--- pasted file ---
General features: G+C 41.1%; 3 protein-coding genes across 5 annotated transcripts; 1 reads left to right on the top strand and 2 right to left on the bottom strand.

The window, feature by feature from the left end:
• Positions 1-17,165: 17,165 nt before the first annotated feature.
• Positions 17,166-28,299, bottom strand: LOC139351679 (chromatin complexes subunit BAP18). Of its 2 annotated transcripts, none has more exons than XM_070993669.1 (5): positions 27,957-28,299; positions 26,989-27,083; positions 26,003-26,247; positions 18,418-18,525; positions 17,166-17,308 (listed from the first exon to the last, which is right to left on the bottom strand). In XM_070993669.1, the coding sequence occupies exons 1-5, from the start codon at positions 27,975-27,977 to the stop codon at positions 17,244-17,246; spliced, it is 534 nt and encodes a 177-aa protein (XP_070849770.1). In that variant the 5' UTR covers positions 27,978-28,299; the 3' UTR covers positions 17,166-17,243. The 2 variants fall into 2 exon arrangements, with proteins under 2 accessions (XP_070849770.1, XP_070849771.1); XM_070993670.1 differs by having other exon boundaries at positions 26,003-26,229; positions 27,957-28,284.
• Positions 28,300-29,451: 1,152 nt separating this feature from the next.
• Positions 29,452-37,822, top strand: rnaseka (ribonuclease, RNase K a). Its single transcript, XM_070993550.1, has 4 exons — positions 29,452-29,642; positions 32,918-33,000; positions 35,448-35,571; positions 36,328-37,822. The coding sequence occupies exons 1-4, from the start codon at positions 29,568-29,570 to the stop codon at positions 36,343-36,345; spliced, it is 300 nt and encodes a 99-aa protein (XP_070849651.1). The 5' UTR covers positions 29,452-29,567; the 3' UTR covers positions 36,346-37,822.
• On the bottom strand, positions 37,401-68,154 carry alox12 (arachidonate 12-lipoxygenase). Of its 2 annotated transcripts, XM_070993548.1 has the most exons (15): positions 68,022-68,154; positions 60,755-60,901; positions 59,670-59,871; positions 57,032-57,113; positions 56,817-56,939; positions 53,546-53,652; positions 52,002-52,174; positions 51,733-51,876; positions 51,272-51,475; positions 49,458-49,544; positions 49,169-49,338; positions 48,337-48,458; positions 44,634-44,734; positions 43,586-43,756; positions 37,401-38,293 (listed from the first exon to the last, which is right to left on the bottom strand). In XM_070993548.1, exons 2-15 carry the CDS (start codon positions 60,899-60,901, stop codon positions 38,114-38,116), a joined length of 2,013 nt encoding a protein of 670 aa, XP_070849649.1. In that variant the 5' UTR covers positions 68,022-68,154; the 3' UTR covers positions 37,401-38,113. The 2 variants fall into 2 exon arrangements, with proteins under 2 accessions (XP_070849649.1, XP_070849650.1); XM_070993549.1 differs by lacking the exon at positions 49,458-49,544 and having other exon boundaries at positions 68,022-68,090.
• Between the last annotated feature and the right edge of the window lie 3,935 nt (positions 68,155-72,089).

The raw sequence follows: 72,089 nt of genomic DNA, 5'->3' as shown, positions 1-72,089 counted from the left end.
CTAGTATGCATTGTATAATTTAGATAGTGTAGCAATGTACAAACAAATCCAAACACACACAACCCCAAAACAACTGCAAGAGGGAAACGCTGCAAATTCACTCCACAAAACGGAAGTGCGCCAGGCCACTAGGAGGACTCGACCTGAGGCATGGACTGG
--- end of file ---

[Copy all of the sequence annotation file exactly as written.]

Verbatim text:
General features: G+C 41.1%; 3 protein-coding genes across 5 annotated transcripts; 1 reads left to right on the top strand and 2 right to left on the bottom strand.

The window, feature by feature from the left end:
• Positions 1-17,165: 17,165 nt before the first annotated feature.
• Positions 17,166-28,299, bottom strand: LOC139351679 (chromatin complexes subunit BAP18). Of its 2 annotated transcripts, none has more exons than XM_070993669.1 (5): positions 27,957-28,299; positions 26,989-27,083; positions 26,003-26,247; positions 18,418-18,525; positions 17,166-17,308 (listed from the first exon to the last, which is right to left on the bottom strand). In XM_070993669.1, the coding sequence occupies exons 1-5, from the start codon at positions 27,975-27,977 to the stop codon at positions 17,244-17,246; spliced, it is 534 nt and encodes a 177-aa protein (XP_070849770.1). In that variant the 5' UTR covers positions 27,978-28,299; the 3' UTR covers positions 17,166-17,243. The 2 variants fall into 2 exon arrangements, with proteins under 2 accessions (XP_070849770.1, XP_070849771.1); XM_070993670.1 differs by having other exon boundaries at positions 26,003-26,229; positions 27,957-28,284.
• Positions 28,300-29,451: 1,152 nt separating this feature from the next.
• Positions 29,452-37,822, top strand: rnaseka (ribonuclease, RNase K a). Its single transcript, XM_070993550.1, has 4 exons — positions 29,452-29,642; positions 32,918-33,000; positions 35,448-35,571; positions 36,328-37,822. The coding sequence occupies exons 1-4, from the start codon at positions 29,568-29,570 to the stop codon at positions 36,343-36,345; spliced, it is 300 nt and encodes a 99-aa protein (XP_070849651.1). The 5' UTR covers positions 29,452-29,567; the 3' UTR covers positions 36,346-37,822.
• On the bottom strand, positions 37,401-68,154 carry alox12 (arachidonate 12-lipoxygenase). Of its 2 annotated transcripts, XM_070993548.1 has the most exons (15): positions 68,022-68,154; positions 60,755-60,901; positions 59,670-59,871; positions 57,032-57,113; positions 56,817-56,939; positions 53,546-53,652; positions 52,002-52,174; positions 51,733-51,876; positions 51,272-51,475; positions 49,458-49,544; positions 49,169-49,338; positions 48,337-48,458; positions 44,634-44,734; positions 43,586-43,756; positions 37,401-38,293 (listed from the first exon to the last, which is right to left on the bottom strand). In XM_070993548.1, exons 2-15 carry the CDS (start codon positions 60,899-60,901, stop codon positions 38,114-38,116), a joined length of 2,013 nt encoding a protein of 670 aa, XP_070849649.1. In that variant the 5' UTR covers positions 68,022-68,154; the 3' UTR covers positions 37,401-38,113. The 2 variants fall into 2 exon arrangements, with proteins under 2 accessions (XP_070849649.1, XP_070849650.1); XM_070993549.1 differs by lacking the exon at positions 49,458-49,544 and having other exon boundaries at positions 68,022-68,090.
• Between the last annotated feature and the right edge of the window lie 3,935 nt (positions 68,155-72,089).

The raw sequence follows: 72,089 nt of genomic DNA, 5'->3' as shown, positions 1-72,089 counted from the left end.
CTAGTATGCATTGTATAATTTAGATAGTGTAGCAATGTACAAACAAATCCAAACACACACAACCCCAAAACAACTGCAAGAGGGAAACGCTGCAAATTCACTCCACAAAACGGAAGTGCGCCAGGCCACTAGGAGGACTCGACCTGAGGCATGGACTGG